An example of how this could look for a sample Web App using Azure Active Directory: Claims - Consent

Claim transformation

A term that is also often referred to when talking about claims is "claims transformation". This is the process of "doing something" to the claims. For instance, maybe the identity provider has a claim called "email". But the web apps database structure refers to this as "mail". You could handle this at the database layer, and adjust your SQL accordingly, but it would also be possible to do this as part of the login process. When the browser returns from the external identity provider you "transform" the claim to suit your naming scheme. You would need custom adapters to handle the different providers, but your core logic doesn't need modification, and adding additional providers doesn't affect the database or anything like that. (Note: regardless of claims transformation you are likely to have to add custom handling of each identity provider.)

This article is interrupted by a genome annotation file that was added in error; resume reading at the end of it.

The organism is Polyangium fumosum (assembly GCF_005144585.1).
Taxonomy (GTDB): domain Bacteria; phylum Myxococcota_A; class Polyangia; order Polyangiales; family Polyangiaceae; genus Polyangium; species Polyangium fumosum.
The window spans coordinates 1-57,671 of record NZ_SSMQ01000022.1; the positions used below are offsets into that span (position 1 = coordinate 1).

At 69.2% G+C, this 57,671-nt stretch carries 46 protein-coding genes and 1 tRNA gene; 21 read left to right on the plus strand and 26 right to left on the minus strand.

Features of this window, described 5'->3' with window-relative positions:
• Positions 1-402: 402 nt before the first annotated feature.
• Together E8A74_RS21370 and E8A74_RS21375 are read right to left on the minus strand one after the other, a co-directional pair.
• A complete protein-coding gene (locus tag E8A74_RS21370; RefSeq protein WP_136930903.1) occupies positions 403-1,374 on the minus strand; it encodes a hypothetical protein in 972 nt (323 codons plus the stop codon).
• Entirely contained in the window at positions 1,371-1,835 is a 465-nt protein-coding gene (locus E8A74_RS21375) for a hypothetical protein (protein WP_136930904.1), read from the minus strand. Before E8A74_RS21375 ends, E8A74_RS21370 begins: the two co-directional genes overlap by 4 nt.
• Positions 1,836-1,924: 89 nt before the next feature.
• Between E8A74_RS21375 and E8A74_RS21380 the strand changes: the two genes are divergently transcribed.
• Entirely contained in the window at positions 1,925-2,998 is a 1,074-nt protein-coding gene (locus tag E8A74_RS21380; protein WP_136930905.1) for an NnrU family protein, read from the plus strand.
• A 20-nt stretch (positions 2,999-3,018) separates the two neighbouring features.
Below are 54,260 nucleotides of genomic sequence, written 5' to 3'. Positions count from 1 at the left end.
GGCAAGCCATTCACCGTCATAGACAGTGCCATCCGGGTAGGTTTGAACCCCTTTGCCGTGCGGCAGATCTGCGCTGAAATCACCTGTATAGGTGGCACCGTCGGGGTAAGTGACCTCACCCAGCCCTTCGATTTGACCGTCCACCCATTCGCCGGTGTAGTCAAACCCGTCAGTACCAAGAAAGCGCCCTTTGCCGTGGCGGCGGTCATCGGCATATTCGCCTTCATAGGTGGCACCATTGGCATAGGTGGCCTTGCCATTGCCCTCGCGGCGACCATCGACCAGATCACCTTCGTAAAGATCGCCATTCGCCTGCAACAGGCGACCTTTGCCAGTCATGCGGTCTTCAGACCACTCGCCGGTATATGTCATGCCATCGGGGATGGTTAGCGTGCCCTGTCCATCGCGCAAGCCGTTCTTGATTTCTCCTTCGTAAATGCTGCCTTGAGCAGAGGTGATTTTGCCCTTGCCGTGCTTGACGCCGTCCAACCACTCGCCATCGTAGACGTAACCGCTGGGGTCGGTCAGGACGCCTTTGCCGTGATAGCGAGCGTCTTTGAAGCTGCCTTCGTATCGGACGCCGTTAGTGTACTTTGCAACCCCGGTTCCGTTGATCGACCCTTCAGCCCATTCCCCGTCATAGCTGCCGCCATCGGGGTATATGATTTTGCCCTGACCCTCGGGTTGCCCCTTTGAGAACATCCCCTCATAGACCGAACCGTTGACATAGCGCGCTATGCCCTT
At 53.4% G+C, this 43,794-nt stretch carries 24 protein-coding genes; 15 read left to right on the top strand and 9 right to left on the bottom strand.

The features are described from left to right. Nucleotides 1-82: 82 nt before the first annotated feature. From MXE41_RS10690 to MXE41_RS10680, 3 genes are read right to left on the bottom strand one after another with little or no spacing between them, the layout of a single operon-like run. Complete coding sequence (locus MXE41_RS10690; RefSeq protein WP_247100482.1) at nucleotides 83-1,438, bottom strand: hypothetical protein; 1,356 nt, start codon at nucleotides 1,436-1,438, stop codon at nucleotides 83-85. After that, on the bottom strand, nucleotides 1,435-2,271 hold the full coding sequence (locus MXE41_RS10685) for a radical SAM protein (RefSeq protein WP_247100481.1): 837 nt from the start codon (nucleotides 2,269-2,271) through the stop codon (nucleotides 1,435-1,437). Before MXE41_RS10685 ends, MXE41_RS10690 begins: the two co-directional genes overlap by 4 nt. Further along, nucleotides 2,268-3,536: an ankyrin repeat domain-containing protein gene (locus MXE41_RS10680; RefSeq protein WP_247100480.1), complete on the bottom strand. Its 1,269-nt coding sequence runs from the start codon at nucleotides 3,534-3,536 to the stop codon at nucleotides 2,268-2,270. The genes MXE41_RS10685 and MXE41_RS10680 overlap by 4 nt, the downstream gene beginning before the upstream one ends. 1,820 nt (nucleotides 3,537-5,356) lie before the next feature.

Claim augmentation / enrichment

You can do more than just transform the claims though as there will usually be a collection of claims, and you might need more or less info than the defaults supplied.

Let's say you have a multi-tenant web app with a structure consisting of companies and users within them. The app is created by Contoso, and their users should be able to manage all tenants. The external identity provider treats and the same - they're both users with a specified set of claims. However you know Bob is different since he works at Contoso. So when a user signs in with as the suffix of their user name you add a claim called "AdminUser" with a value of "true". For users signing in with a different suffix this claim will not be present. When the user tries to access parts of the web app that are only intended for admins the claims are checked, and access will be granted/rejected accordingly.